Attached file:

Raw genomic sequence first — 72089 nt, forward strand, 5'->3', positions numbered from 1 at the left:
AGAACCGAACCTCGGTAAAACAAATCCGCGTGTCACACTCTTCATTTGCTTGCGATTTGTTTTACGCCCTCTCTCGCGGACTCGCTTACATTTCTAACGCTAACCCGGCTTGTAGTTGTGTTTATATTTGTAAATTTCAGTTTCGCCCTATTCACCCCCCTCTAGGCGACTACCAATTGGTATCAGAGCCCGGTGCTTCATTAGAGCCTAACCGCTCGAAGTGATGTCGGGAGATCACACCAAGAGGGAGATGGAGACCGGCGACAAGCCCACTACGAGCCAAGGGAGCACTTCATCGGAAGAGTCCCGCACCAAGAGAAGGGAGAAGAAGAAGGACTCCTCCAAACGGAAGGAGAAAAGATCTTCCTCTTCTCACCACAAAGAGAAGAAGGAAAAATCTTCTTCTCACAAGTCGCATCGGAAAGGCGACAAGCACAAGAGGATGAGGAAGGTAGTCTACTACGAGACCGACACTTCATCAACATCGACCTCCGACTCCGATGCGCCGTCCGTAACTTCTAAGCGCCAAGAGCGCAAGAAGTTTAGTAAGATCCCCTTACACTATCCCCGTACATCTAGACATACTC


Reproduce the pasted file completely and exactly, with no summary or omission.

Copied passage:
Raw genomic sequence first — 72089 nt, forward strand, 5'->3', positions numbered from 1 at the left:
AGAACCGAACCTCGGTAAAACAAATCCGCGTGTCACACTCTTCATTTGCTTGCGATTTGTTTTACGCCCTCTCTCGCGGACTCGCTTACATTTCTAACGCTAACCCGGCTTGTAGTTGTGTTTATATTTGTAAATTTCAGTTTCGCCCTATTCACCCCCCTCTAGGCGACTACCAATTGGTATCAGAGCCCGGTGCTTCATTAGAGCCTAACCGCTCGAAGTGATGTCGGGAGATCACACCAAGAGGGAGATGGAGACCGGCGACAAGCCCACTACGAGCCAAGGGAGCACTTCATCGGAAGAGTCCCGCACCAAGAGAAGGGAGAAGAAGAAGGACTCCTCCAAACGGAAGGAGAAAAGATCTTCCTCTTCTCACCACAAAGAGAAGAAGGAAAAATCTTCTTCTCACAAGTCGCATCGGAAAGGCGACAAGCACAAGAGGATGAGGAAGGTAGTCTACTACGAGACCGACACTTCATCAACATCGACCTCCGACTCCGATGCGCCGTCCGTAACTTCTAAGCGCCAAGAGCGCAAGAAGTTTAGTAAGATCCCCTTACACTATCCCCGTACATCTAGACATACTC